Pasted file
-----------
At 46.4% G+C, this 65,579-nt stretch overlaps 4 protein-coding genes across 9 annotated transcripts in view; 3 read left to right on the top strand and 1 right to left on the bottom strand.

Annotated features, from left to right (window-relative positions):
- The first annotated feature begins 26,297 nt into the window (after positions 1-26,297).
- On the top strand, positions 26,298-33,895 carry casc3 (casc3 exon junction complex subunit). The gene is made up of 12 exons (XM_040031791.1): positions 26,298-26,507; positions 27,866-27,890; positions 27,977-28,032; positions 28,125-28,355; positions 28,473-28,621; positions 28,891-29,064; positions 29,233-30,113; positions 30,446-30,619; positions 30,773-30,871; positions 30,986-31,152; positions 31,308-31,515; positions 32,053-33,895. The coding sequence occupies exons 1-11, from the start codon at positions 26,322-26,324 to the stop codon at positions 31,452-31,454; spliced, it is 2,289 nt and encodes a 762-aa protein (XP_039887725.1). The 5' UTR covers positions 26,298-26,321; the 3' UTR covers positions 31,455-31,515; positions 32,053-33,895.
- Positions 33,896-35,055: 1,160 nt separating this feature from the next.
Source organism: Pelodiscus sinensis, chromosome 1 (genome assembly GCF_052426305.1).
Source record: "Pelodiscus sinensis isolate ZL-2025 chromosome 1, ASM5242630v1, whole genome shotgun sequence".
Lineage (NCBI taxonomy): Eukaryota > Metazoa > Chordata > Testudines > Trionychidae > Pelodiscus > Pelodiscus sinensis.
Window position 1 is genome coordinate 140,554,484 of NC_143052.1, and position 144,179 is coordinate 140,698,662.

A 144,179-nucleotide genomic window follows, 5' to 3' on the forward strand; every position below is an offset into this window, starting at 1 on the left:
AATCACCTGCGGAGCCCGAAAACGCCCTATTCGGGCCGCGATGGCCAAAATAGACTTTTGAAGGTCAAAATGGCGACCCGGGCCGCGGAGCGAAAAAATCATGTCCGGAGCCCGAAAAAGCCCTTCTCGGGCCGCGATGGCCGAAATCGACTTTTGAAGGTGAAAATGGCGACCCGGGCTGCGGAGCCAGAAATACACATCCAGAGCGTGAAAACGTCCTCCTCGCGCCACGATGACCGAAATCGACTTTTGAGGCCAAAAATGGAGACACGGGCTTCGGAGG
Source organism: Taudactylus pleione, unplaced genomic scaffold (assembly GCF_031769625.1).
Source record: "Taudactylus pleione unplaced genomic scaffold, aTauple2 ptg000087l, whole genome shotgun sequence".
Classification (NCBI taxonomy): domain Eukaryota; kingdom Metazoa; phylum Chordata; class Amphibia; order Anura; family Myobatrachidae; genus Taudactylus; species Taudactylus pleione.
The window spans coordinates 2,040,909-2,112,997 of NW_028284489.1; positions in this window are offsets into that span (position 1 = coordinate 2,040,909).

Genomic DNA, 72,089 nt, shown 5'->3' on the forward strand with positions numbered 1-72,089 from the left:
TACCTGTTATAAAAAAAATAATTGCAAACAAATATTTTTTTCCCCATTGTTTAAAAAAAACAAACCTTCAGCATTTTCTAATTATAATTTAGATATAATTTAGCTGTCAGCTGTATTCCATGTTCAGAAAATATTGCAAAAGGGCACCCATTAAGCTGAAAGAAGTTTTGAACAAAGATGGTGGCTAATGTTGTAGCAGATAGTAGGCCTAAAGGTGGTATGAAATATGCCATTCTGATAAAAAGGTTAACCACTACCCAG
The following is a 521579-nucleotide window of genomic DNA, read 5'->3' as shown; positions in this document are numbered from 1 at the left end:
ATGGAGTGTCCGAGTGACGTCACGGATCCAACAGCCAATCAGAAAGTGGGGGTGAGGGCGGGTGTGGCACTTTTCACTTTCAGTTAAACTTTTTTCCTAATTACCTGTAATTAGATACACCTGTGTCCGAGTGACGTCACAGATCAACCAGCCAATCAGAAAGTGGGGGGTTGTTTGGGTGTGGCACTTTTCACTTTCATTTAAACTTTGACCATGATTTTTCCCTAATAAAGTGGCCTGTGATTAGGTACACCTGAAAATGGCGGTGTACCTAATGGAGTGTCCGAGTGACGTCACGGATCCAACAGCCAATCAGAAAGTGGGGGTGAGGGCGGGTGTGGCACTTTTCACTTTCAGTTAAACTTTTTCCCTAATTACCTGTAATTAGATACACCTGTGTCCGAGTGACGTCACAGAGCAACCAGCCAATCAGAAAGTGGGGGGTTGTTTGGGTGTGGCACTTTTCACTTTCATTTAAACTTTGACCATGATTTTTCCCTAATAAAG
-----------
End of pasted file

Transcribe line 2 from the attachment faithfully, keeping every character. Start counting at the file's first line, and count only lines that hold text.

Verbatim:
Annotated features, from left to right (window-relative positions):